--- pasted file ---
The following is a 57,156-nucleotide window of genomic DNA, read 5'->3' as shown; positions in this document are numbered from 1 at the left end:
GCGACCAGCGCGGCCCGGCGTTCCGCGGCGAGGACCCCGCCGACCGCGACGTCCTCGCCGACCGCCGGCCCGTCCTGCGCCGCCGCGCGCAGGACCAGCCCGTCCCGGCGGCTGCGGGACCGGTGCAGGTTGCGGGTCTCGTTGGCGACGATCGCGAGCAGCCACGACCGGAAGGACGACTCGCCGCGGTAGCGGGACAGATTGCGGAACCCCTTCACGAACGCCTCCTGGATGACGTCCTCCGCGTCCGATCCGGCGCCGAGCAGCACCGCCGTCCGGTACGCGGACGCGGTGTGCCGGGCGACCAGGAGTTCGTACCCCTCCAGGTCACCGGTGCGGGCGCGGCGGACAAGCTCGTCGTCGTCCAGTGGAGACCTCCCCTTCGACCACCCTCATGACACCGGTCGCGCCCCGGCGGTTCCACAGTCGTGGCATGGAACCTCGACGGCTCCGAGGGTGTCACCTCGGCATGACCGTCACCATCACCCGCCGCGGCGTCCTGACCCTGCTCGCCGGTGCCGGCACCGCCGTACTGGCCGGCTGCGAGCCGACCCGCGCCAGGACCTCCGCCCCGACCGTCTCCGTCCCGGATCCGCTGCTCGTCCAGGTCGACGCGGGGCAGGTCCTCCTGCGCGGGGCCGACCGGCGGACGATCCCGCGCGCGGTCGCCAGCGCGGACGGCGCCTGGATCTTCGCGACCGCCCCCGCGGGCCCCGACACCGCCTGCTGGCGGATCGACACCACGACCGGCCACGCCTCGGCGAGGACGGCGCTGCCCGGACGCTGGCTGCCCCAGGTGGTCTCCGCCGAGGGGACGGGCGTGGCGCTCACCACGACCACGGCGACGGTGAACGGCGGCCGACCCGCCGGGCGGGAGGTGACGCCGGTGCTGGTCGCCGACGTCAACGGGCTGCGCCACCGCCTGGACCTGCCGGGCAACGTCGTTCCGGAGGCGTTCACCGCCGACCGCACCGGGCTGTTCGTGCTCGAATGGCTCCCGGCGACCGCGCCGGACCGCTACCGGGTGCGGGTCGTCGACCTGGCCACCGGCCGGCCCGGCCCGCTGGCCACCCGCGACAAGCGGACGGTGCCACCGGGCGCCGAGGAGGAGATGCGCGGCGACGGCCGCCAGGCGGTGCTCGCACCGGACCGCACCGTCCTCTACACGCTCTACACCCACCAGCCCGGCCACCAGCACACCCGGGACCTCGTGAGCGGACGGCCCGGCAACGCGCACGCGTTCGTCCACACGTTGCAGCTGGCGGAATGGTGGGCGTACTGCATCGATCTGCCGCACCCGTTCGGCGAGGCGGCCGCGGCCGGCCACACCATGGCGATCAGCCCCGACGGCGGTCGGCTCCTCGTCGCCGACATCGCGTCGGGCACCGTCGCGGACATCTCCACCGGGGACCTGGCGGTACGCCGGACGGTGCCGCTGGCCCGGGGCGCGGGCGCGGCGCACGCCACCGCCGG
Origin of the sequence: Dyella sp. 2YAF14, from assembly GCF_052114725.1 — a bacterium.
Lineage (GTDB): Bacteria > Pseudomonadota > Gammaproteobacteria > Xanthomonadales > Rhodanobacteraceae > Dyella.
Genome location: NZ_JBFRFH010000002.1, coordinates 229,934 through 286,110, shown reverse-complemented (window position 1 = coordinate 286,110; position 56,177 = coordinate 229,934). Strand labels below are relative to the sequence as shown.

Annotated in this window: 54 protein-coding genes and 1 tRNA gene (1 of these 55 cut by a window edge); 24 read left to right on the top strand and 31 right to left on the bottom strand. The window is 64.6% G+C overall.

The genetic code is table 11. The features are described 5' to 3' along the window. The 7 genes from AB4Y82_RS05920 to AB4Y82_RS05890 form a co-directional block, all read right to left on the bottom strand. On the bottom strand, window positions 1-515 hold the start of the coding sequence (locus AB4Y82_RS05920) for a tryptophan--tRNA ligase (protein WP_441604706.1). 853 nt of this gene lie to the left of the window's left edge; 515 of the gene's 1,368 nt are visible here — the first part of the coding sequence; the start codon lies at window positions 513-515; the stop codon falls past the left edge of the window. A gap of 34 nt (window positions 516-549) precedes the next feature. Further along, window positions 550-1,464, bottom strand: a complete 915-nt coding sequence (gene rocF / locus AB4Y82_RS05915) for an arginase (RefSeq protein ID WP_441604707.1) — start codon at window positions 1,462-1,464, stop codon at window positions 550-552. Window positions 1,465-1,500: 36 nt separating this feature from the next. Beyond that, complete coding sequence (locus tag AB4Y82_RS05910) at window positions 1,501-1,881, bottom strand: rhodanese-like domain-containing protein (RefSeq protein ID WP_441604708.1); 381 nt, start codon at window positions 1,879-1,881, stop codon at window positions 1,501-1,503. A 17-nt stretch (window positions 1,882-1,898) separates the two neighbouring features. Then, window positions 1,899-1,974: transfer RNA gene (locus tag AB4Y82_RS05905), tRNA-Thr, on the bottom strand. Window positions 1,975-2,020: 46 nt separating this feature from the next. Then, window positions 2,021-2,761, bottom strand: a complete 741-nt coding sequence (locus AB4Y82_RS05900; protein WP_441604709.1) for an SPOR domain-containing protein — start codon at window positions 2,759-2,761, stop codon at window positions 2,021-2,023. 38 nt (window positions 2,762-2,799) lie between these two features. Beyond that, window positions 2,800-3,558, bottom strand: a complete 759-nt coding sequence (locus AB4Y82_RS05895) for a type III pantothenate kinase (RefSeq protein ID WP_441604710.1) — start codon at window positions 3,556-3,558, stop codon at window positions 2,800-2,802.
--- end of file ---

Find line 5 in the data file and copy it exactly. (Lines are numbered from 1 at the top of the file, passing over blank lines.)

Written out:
Genome location: NZ_JBFRFH010000002.1, coordinates 229,934 through 286,110, shown reverse-complemented (window position 1 = coordinate 286,110; position 56,177 = coordinate 229,934). Strand labels below are relative to the sequence as shown.